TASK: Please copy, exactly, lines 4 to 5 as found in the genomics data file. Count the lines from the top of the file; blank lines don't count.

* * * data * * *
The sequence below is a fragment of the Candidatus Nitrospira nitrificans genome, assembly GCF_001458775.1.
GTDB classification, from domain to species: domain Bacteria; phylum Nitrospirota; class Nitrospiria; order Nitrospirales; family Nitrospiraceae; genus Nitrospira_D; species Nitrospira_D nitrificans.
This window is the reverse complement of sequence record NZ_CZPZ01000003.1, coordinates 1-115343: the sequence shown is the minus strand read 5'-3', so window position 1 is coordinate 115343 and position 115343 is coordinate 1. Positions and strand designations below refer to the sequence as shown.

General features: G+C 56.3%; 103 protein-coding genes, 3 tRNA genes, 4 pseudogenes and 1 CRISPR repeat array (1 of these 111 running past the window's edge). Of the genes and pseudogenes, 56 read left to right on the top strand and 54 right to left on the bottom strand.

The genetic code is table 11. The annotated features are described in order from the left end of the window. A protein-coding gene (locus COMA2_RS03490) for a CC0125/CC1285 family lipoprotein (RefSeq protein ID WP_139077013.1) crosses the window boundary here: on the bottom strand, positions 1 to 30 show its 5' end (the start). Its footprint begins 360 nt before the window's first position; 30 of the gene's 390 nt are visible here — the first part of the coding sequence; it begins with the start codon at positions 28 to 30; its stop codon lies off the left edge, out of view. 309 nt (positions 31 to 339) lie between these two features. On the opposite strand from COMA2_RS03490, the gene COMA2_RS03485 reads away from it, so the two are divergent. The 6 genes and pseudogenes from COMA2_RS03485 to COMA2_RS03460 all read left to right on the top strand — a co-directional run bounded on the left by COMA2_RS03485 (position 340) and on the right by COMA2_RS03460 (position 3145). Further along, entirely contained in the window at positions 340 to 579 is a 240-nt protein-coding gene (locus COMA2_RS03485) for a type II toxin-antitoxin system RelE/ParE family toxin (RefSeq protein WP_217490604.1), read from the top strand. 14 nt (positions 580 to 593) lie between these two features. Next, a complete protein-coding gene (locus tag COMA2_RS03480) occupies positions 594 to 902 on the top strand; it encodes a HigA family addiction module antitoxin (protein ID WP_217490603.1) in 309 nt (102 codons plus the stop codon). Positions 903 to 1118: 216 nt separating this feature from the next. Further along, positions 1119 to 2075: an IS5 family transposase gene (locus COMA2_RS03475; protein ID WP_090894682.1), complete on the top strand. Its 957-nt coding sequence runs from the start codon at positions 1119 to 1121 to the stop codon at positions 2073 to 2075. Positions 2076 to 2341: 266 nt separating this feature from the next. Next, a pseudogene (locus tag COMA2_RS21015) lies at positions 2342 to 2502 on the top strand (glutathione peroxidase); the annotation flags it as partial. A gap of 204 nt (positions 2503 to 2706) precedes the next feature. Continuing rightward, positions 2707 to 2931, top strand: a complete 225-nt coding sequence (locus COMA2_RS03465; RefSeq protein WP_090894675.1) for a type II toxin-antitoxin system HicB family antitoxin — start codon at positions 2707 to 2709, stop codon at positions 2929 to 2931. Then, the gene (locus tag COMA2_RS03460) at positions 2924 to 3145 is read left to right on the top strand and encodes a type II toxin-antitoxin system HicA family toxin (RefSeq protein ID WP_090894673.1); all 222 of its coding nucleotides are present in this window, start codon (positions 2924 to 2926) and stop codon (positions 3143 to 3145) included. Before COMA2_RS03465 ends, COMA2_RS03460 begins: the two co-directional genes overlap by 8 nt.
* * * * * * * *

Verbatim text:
General features: G+C 56.3%; 103 protein-coding genes, 3 tRNA genes, 4 pseudogenes and 1 CRISPR repeat array (1 of these 111 running past the window's edge). Of the genes and pseudogenes, 56 read left to right on the top strand and 54 right to left on the bottom strand.

The genetic code is table 11. The annotated features are described in order from the left end of the window. A protein-coding gene (locus COMA2_RS03490) for a CC0125/CC1285 family lipoprotein (RefSeq protein ID WP_139077013.1) crosses the window boundary here: on the bottom strand, positions 1 to 30 show its 5' end (the start). Its footprint begins 360 nt before the window's first position; 30 of the gene's 390 nt are visible here — the first part of the coding sequence; it begins with the start codon at positions 28 to 30; its stop codon lies off the left edge, out of view. 309 nt (positions 31 to 339) lie between these two features. On the opposite strand from COMA2_RS03490, the gene COMA2_RS03485 reads away from it, so the two are divergent. The 6 genes and pseudogenes from COMA2_RS03485 to COMA2_RS03460 all read left to right on the top strand — a co-directional run bounded on the left by COMA2_RS03485 (position 340) and on the right by COMA2_RS03460 (position 3145). Further along, entirely contained in the window at positions 340 to 579 is a 240-nt protein-coding gene (locus COMA2_RS03485) for a type II toxin-antitoxin system RelE/ParE family toxin (RefSeq protein WP_217490604.1), read from the top strand. 14 nt (positions 580 to 593) lie between these two features. Next, a complete protein-coding gene (locus tag COMA2_RS03480) occupies positions 594 to 902 on the top strand; it encodes a HigA family addiction module antitoxin (protein ID WP_217490603.1) in 309 nt (102 codons plus the stop codon). Positions 903 to 1118: 216 nt separating this feature from the next. Further along, positions 1119 to 2075: an IS5 family transposase gene (locus COMA2_RS03475; protein ID WP_090894682.1), complete on the top strand. Its 957-nt coding sequence runs from the start codon at positions 1119 to 1121 to the stop codon at positions 2073 to 2075. Positions 2076 to 2341: 266 nt separating this feature from the next. Next, a pseudogene (locus tag COMA2_RS21015) lies at positions 2342 to 2502 on the top strand (glutathione peroxidase); the annotation flags it as partial. A gap of 204 nt (positions 2503 to 2706) precedes the next feature. Continuing rightward, positions 2707 to 2931, top strand: a complete 225-nt coding sequence (locus COMA2_RS03465; RefSeq protein WP_090894675.1) for a type II toxin-antitoxin system HicB family antitoxin — start codon at positions 2707 to 2709, stop codon at positions 2929 to 2931. Then, the gene (locus tag COMA2_RS03460) at positions 2924 to 3145 is read left to right on the top strand and encodes a type II toxin-antitoxin system HicA family toxin (RefSeq protein ID WP_090894673.1); all 222 of its coding nucleotides are present in this window, start codon (positions 2924 to 2926) and stop codon (positions 3143 to 3145) included. Before COMA2_RS03465 ends, COMA2_RS03460 begins: the two co-directional genes overlap by 8 nt.